Net-neutrality activists are taking to Capitol Hill Tuesday (June 26) to try to convince, or pressure, legislators to support an effort to nullify the FCC's net-neutrality reg rollback, which took effect June 11.
The latest "day of advocacy" -- there have been other net neutrality activist action days -- is backed by, among others, Consumer Reports, Demand Progress, Public Knowledge, Free Press, Fight for the Future and the National Hispanic Media Coalition.
The groups say more than four dozen people have scheduled meetings with their representatives Tuesday, before the the legislators' July 4 break.
The Senate, with the help of three Republicans, passed a Congressional Review Act resolution nullifying FCC chair Ajit Pai's Restoring Internet Freedom Order. For the House to do the same, it would take a couple of dozen Republican votes, which activists don't have -- plus some Democrats that have not yet signed on either -- to discharge the resolution from committee and force a floor vote.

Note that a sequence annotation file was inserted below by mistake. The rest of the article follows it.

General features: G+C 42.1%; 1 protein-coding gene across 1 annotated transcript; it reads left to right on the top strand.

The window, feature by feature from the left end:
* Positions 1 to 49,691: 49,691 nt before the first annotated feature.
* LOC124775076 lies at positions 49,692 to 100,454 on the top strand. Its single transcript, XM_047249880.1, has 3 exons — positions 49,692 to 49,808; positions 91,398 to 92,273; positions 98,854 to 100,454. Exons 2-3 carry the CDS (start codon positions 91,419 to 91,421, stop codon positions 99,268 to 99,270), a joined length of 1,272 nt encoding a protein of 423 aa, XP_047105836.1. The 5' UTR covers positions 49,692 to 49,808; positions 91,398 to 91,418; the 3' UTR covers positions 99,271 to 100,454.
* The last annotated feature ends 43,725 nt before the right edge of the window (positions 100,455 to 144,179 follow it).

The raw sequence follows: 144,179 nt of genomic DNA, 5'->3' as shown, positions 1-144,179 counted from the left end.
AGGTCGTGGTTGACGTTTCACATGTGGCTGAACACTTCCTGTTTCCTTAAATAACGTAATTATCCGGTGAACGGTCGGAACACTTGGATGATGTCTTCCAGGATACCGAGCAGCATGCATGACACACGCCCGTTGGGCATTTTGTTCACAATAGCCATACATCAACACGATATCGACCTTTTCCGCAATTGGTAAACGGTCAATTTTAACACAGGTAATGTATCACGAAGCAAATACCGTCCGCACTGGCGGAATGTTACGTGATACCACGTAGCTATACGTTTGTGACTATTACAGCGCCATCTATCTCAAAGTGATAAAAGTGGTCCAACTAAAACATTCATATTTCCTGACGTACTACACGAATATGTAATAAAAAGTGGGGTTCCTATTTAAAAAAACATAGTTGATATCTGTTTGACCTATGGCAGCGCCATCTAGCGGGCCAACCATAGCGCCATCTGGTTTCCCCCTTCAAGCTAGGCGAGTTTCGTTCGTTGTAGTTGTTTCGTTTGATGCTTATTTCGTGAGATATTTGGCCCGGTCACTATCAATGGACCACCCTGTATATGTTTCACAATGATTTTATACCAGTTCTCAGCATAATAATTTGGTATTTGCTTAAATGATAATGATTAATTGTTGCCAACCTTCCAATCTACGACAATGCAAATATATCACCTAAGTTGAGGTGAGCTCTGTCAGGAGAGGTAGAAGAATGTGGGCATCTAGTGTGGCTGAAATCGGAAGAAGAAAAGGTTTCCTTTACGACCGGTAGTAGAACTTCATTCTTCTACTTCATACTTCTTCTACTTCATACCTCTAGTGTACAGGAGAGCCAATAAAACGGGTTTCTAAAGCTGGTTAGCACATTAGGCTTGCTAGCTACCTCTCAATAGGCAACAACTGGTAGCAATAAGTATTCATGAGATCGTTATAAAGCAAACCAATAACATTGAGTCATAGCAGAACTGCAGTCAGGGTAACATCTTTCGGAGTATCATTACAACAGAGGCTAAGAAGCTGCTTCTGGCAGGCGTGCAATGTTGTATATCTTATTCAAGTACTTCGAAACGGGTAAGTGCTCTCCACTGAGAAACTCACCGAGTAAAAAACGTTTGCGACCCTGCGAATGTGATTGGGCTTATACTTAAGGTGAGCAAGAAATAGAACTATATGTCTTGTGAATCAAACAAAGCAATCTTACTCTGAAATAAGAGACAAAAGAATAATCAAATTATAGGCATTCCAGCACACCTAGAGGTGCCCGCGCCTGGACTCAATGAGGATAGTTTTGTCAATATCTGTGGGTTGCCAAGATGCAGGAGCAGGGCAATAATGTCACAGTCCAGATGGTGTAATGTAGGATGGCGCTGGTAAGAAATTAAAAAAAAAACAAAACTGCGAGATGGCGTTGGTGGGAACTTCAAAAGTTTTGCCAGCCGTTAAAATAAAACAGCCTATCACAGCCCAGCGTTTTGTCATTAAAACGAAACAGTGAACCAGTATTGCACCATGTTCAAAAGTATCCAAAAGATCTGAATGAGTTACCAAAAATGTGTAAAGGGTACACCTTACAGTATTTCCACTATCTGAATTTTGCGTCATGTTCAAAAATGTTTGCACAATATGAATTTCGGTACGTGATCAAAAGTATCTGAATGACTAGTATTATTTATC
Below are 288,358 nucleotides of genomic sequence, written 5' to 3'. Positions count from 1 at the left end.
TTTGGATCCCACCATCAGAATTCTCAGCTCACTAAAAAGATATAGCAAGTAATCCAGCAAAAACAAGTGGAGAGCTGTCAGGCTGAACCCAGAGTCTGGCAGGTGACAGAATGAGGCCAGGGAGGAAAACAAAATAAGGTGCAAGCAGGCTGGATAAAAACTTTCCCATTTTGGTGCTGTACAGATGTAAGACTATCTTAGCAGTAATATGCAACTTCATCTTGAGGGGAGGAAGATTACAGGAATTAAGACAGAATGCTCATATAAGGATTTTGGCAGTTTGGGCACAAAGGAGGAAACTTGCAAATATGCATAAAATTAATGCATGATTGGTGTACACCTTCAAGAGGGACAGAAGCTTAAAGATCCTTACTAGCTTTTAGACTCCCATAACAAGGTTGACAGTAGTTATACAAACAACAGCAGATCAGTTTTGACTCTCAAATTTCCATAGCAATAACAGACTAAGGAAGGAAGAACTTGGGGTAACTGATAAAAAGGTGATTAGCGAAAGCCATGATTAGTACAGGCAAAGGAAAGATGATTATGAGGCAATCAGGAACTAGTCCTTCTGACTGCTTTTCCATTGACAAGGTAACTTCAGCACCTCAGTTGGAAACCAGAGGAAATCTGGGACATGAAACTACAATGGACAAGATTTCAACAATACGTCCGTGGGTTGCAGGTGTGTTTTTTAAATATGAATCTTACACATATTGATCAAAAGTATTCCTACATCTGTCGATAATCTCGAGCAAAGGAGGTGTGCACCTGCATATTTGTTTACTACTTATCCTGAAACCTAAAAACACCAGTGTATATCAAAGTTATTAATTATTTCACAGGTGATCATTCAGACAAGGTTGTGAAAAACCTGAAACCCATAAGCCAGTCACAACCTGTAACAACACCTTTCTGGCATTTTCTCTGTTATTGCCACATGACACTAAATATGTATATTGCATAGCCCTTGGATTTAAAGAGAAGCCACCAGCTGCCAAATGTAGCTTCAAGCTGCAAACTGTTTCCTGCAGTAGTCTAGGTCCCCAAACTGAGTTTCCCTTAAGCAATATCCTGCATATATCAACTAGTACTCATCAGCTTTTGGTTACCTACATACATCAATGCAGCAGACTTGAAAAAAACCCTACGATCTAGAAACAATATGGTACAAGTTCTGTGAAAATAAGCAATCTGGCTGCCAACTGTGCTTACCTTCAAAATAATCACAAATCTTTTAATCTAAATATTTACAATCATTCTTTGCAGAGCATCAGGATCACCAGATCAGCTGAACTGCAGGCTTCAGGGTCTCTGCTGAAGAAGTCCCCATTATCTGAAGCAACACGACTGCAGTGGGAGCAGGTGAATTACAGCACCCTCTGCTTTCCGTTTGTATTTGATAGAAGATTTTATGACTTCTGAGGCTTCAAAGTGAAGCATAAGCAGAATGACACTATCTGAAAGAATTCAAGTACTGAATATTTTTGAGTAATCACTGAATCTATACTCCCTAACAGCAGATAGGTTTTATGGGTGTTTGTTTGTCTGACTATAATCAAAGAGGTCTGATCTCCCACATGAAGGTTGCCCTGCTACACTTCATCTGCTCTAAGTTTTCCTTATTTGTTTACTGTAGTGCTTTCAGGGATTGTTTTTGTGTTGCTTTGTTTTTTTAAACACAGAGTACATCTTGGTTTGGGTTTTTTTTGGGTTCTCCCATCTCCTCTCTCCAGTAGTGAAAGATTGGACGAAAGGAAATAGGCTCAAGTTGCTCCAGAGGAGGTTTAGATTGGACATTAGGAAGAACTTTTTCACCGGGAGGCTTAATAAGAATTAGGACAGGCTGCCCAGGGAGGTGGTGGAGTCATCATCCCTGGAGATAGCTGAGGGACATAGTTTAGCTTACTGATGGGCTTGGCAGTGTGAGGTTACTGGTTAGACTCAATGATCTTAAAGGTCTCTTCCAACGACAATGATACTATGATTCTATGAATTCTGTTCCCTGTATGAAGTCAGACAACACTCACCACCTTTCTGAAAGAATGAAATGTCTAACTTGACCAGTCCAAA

The CRA is a long shot, but the groups are hardly ready to throw in the towel. They could use the issue in the midterms if they could force a vote, then highlight those who voted against restoring the rules against online blocking, throttling and paid prioritization.
"If broadband providers, with the silent assent of policy makers, continue to walk away from net neutrality and other consumer protections over broadband, Americans could begin to see fewer choices online, higher prices, and an internet that looks more like the tiered offerings of cable television," said Public Knowledge VP Chris Lewis.